In 2004 I was asked to design chandeliers and wall sconces for the grill at Crater Lake National Park in Oregon. The original drawings were for a chandelier 6 feet wide and 7 feet tall. The customer decided to scale back the size but it still looks dramatic hanging from the high pitched rafters. Due to the size of the fixture I didn't want it to appear too heavy. This was accomplished by having an open frame work cross through the center of the fixture and having the light illuminate from the center as well as the bottom and the sides. The frame is made of hammered forged steel with solid brass cast pine cones gracing the corners.

copyright Steve Blood 2004

Friday, June 13, 2008


This is THE SNOW LODGE in YELLOWSTONE NATIONAL PARK located in the northwest corner of WYOMING. It was designed by A&E ARCHITECTS in BILLINGS, MONTANA. The interior designer for the project was MITCH THOMPSON of THOMPSON INTERIORS also of BILLINGS. The major light fixture designer and fabricator was STEVE BLOOD at PENROSE.

The large copper lanterns under the portico are one of these fixtures.

copyright Steve Blood1998.


I wanted to create something sleek and slightly modern to go with the rustic mood of the rooms. This is what I came up with, a simple copper frame backed with mica. The antiqued brass rod arms and finials still gives it a rustic feel.

copyright Steve Blood 1997


A view down the lobby west wing of the SNOW LODGE.
copyright Steve Blood 1999


A Bear takes a snooze under the shade of a tree dreaming of the good life as the wild Yellowstone trout dance around him. These sconces create a lyrical charm gracing the columns in the dining room and the hallways of the lobby.

copyright Steve Blood 1998


The dining room at the SNOW LODGE in YELLOWSTONE NATIONAL PARK showcases 6 foot chandeliers and complimentary wall sconces. The whimsical theme of park animals in pursuit of human activities such as fishing, hiking and skiing are cut in tree like copper cones. The chandeliers themselves have an undisciplined appearance of tree branches as the candelabras tip at slightly different angles.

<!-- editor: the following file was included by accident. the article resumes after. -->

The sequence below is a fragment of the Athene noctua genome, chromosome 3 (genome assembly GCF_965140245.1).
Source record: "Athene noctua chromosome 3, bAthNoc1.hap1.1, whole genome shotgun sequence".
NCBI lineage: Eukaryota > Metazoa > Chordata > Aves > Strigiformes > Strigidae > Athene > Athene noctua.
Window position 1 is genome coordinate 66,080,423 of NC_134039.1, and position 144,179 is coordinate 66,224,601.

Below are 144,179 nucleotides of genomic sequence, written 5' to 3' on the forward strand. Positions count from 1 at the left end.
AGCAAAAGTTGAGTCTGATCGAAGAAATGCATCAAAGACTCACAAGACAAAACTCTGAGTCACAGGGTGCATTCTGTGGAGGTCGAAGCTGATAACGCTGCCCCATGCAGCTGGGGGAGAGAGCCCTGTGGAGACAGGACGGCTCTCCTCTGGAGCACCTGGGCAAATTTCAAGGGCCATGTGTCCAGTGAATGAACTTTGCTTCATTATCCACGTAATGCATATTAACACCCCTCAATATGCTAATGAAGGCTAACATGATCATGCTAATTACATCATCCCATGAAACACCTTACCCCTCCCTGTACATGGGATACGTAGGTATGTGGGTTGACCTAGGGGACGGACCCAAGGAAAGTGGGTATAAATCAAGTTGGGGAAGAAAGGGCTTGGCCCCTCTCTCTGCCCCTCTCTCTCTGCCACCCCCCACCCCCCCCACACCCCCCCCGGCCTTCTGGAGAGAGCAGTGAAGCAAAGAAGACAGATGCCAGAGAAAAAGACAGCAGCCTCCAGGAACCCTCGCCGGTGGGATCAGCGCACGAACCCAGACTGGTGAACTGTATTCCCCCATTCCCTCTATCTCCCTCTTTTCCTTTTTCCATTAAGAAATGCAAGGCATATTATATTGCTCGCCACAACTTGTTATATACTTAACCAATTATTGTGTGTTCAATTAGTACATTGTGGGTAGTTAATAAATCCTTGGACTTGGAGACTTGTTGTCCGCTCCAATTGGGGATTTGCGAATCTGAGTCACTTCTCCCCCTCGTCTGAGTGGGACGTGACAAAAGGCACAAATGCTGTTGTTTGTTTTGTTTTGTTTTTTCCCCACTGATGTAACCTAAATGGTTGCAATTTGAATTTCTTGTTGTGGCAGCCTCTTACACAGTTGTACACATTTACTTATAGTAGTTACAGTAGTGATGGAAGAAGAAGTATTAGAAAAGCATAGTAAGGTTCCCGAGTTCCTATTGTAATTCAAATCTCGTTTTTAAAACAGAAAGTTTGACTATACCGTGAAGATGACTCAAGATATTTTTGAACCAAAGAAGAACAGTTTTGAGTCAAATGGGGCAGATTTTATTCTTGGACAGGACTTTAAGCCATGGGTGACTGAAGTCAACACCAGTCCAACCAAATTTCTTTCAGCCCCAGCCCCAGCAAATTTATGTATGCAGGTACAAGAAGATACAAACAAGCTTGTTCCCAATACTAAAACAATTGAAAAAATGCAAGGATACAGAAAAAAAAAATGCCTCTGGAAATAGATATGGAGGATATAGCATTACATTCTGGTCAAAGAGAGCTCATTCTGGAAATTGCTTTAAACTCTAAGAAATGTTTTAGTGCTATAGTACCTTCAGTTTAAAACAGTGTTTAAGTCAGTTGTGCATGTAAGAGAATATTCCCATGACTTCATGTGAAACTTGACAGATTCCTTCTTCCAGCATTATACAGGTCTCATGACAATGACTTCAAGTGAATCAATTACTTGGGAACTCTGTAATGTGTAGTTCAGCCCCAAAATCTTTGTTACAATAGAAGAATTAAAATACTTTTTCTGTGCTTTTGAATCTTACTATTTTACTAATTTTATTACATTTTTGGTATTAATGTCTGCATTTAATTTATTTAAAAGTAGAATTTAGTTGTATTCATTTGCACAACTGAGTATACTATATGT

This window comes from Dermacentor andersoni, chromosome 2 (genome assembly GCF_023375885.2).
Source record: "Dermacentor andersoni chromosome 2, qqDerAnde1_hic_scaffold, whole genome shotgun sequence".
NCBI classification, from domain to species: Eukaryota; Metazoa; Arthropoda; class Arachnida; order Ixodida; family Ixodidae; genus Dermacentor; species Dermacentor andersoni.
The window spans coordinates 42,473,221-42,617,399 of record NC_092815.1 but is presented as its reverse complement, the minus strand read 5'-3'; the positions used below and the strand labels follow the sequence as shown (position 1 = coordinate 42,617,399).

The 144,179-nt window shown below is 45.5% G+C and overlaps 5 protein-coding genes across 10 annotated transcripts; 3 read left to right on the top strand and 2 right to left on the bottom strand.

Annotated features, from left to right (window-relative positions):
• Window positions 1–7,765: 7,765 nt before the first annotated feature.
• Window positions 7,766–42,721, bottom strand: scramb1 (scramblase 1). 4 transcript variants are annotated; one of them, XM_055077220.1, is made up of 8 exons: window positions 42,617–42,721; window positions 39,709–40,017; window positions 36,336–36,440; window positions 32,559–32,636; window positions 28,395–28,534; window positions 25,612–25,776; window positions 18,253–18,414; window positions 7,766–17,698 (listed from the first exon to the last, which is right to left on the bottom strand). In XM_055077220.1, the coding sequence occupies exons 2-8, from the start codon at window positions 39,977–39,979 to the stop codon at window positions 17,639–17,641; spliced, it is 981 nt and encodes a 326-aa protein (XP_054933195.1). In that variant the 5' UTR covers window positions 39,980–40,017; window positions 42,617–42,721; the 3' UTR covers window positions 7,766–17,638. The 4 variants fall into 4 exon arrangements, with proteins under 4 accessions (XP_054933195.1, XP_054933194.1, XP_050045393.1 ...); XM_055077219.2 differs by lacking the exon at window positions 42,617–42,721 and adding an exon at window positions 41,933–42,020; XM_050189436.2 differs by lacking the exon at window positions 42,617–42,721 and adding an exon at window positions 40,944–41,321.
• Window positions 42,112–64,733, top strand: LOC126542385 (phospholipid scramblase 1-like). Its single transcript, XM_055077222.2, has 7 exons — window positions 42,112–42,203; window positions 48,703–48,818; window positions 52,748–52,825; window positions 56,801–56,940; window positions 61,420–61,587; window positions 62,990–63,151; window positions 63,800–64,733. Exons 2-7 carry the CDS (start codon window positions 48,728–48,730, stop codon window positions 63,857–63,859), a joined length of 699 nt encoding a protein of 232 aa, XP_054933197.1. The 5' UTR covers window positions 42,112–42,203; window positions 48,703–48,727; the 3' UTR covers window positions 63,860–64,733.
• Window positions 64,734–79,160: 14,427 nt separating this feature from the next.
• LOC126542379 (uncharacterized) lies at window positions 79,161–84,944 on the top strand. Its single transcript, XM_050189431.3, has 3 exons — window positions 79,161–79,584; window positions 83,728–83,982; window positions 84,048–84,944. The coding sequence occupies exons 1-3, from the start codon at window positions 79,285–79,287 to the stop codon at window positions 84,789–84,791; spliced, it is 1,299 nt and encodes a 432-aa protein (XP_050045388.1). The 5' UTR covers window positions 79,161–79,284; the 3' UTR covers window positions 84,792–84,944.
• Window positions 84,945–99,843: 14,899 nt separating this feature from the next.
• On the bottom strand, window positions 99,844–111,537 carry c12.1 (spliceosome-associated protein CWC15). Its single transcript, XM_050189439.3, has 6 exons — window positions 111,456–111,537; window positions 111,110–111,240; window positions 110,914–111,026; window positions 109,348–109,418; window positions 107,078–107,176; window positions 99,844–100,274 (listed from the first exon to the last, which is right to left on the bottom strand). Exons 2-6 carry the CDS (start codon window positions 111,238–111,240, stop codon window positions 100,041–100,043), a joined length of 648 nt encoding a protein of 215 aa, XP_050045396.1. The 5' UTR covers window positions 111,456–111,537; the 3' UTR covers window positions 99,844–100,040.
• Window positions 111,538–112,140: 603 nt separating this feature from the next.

copyright Steve Blood 1998

Thursday, June 12, 2008


This candelabra table lamp of copper and glass was produced as a limited edition. It was installed in the public areas and hallways of THE SNOW LODGE. The title of the fixture speaks to its content with vines turning into leaping trout, the over sized lark sitting on the evergreen and so on it goes.

There are a limited number of the fixtures yet to be produced in the edition.

copyright 1998 by Steve Blood


In the late 1900s' I was asked by A&E ARCHITECTS of BILLINGS, MONTANA if I would design a chandelier for a new lodge they were designing for YELLOWSTONE NATIONAL PARK called the SNOW LODGE. Our lighting to this point consisited of fret cut lamp shades and rustic bases. I had never designed a chandelier before nor had I worked in steel and there were no promises made.

While I was designing the chandelier I was also designing the room lamps for THOMPSON INTERIORS also of BILLINGS. Things gt real hectic real fast for my small studio.

The chandelier was designed, approved and a sample was ordered. The architect nick named it the "western pagoda," I called it, HOLDING IT ALL TOGETHER. Several of these chandeliers hang among the heavy beams of the lodge lobby.

Other fixtures created for this project follow below.

copyright 1998 by Steve Blood

Wednesday, June 11, 2008


This is a 3 1/2 foot by 7 foot marquetry panel custom designed for a former owner of the COWBOY BAR in JACKSON WYOMING. The panel was hand cut with a scroll saw.
copyright 1982 Steve Blood


Standing almost 5 feet tall this chandelier will warm any room as the winter sun dwindles on the horizon.
copyright 1998 Steve Blood


This lamp was designed in the late 1990's for the guest rooms in the new SNOW LODGE in YELLOWSTONE NATIONAL PARK at OLD FAITHFUL. The base is of inlaid maple and the shade is fret cut copper with mica diffuser and maple corners. I wanted to reflect the past while illustrating the romance of the park. The studio produced about 110 of these fixtures. Cutting the copper shade panels was a real challenge that left accomplished craftsmen throwing in the towel.
This is the first of sveral fixtures that were designed for the lodge, more fixtures will be posted later.
copyright 1998 Steve Blood